> everything for you



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  4. #4
    Douglas J. Steele Guest

    Re: Julian to VB Date and Back - Tip of the Month

    Not wanting to flame to fires, Larry, but you may have dismissed Jeremy's
    suggestion a little quickly. I think there is some merit in what he's
    presented (although I agree it could have been better worded).

    Dates are stored internally as floating point values, where the integral
    part represents the number of days relative to 30 Dec., 1899, and the
    decimal part represents the time as a fraction of a day (6:00 AM is .25,
    Noon is .5, 6:00 PM is .75, and so on) Issues like mm/dd/yyyy, dd/mm/yyyy
    and yyyy/mm/dd are strictly formatting issues: they shouldn't affect the
    underlying algorithm.

    The approach Jeremy suggested to get the Julian Date in the first place:

    Format("05/15/2001", "yy") & Format(DatePart("y", "05/15/2001"), "000")

    is perfectly valid, and doesn't rely on regional settings.

    As you correctly pointed out, his suggestion for converting it back relies
    on a specific regional setting format (although either mm/dd/yy or dd/mm/yy,
    since it's trying to coerce into Jan. 1st). I believe you can get around
    this by delimiting the date with # characters: when you do that, the dates
    are assumed to be in mm/dd/yyyy format regardless of regional settings. Even
    easier, though, is to use the DateSerial function.

    DateSerial(1,1,135) will, in fact, give you 2001/05/15 as the date.
    Therefore, strip off the year as the first parameter, always use 1 as the
    second paramter, and use the last 3 characters as the third parameter.

    HTH

    --

    Doug Steele, Microsoft Access MVP
    Beer, Wine and Database Programming. What could be better?
    Visit "Doug Steele's Beer and Programming Emporium"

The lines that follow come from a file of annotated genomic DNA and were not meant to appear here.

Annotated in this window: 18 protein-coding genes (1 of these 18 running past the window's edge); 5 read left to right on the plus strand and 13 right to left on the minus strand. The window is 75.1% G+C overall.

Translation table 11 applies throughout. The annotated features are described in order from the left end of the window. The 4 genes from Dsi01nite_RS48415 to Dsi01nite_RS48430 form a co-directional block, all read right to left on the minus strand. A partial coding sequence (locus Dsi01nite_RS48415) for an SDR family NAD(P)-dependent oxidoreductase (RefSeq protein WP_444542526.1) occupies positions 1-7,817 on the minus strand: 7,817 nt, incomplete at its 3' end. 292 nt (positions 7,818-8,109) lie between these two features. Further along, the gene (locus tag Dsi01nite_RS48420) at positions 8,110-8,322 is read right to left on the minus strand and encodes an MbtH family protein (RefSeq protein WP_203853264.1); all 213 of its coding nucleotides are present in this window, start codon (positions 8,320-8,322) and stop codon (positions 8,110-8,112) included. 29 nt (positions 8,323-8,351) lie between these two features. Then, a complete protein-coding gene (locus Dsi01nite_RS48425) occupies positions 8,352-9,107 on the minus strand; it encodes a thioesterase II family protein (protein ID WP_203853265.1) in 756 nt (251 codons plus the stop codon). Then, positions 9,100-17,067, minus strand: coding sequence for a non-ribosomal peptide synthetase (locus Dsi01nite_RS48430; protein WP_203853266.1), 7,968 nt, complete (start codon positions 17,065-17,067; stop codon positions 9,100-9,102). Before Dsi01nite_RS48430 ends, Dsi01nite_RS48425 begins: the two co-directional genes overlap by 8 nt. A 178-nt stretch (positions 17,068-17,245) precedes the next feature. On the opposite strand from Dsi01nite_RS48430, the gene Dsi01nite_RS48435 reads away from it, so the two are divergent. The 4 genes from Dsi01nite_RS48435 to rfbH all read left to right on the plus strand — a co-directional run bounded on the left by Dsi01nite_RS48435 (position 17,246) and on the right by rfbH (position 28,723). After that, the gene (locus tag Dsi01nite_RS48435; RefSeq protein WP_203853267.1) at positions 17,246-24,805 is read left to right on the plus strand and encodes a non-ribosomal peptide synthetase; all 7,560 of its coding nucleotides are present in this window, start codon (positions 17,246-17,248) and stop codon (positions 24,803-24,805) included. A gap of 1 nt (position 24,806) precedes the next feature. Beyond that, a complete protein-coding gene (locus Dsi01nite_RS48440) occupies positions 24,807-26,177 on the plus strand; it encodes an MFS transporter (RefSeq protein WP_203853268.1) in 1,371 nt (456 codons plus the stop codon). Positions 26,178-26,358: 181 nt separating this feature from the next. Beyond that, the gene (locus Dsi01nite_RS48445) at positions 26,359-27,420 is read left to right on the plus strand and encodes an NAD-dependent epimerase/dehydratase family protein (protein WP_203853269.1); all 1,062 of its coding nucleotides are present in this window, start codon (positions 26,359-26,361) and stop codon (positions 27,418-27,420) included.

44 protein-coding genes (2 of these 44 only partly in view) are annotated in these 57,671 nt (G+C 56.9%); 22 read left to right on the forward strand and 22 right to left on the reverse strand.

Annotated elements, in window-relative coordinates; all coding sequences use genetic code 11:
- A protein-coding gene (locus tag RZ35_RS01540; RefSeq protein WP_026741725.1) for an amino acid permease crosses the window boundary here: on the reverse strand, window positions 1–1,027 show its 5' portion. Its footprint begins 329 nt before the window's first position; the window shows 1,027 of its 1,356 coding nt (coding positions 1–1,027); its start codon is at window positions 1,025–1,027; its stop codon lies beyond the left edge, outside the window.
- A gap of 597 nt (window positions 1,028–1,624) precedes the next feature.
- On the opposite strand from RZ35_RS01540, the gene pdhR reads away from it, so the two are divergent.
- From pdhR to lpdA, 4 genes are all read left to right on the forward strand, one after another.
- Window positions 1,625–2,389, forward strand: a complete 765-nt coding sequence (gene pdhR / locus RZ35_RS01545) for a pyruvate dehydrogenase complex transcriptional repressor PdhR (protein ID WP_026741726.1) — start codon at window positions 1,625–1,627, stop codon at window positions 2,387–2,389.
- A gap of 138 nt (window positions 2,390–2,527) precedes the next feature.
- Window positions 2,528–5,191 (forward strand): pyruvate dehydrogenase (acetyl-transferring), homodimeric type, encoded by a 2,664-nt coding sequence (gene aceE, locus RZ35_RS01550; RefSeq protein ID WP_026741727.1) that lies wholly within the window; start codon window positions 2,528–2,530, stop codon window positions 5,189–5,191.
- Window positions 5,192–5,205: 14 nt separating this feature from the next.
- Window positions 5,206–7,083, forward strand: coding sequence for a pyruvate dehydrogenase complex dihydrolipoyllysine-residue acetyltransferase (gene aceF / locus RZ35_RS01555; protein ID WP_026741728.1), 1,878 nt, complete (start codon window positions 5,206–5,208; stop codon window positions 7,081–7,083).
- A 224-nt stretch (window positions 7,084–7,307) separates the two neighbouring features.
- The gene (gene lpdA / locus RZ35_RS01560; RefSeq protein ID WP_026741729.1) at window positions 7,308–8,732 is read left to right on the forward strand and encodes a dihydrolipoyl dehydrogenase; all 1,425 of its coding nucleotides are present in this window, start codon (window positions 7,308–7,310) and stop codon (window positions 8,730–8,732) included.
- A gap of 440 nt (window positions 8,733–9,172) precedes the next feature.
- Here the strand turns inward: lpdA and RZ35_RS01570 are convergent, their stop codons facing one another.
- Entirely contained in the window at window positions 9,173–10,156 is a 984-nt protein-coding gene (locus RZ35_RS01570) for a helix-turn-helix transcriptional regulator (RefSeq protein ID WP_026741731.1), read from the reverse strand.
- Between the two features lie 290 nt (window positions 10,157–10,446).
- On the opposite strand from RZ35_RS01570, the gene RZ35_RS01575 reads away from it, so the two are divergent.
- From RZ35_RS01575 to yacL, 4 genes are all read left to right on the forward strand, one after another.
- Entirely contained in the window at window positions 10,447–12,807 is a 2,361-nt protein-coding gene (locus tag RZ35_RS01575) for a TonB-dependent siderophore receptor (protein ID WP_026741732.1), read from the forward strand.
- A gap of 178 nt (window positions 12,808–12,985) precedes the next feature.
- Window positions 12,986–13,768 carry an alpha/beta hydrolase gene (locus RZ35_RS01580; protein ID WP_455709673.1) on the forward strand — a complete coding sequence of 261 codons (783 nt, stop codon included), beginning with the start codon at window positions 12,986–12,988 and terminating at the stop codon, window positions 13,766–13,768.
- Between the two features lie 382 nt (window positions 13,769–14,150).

http://I.Am/DougSteele/


    "Larry Rebich" <larry@buygold.net> wrote in message
    news:3b028fc9@news.devx.com...
    > Jeremy,
    >
    > Thanks for the insight. The function you described will work for users how
    > use the dd/mm/yy or dd/mm/yyyy format. If you don't need to worry about

    the
    > rest of the world then your functions will work very nicely. Software I
    > create and distribute is used in many countries including those that use

    the
    > mm/dd/yy or mm/dd/yyyy format and others. I use yyyy/mm/dd.
    >
    > > Sounds like you have to much time on your hands.

    > I try to be helpful. I didn't appreciate the comment.
    >
    > Cheers,
    > Larry Rebich
    >
    > More tips link to:
    > http://www.buygold.net/tips.html
    >
    > Please:
    > No personal e-mail questions :-)
    >
    >
    > "Jeremy Bruening" <jbrue24@yahoo.com> wrote in message
    > news:3b014cee$1@news.devx.com...
    > >
    > > "Larry Rebich" <lrebich@earthlink.net> wrote:
    > > >From time-to-time I have noticed, on the various news groups, a request

    > > to
    > > >convert a Julian date to a date. Julian dates are represented in the

    > format
    > > >yyddd, where yy is the year and ddd is the day of the year. For

    example:
    > > >01001 is January 1, 2001, 01365 is December 31, 2001. I wrote a class

    > module
    > > >that will convert a Julian date to its equivalent VB date and back.
    > > >
    > > >Link to http://www.buygold.net/tips to view the tip and download a

    demo.
    > > >
    > > >
    > > >
    > > >Cheers,
    > > >Larry Rebich
    > > >
    > > >
    > > >More tips link to:
    > > >http://www.buygold.net/tips
    > > >
    > > >Please:
    > > >No personal e-mail questions :-)
    > > >
    > > >
    > > >
    > > >

    > > So why can't you just do this:
    > >
    > > Format("05/15/2001", "yy") & Format(DatePart("y", "05/15/2001"), "000")
    > >
    > > This gives you "01135", and then you use this to convert it back.
    > >
    > > DateAdd("y",RIGHT("01135",3) - 1, FORMAT("01/01/" &

    > LEFT("01135",2),"mm/dd/yyyy"))
    > >
    > > Sounds like you have to much time on your hands. The VB Date function

    > handles
    > > everything for you

    >
    >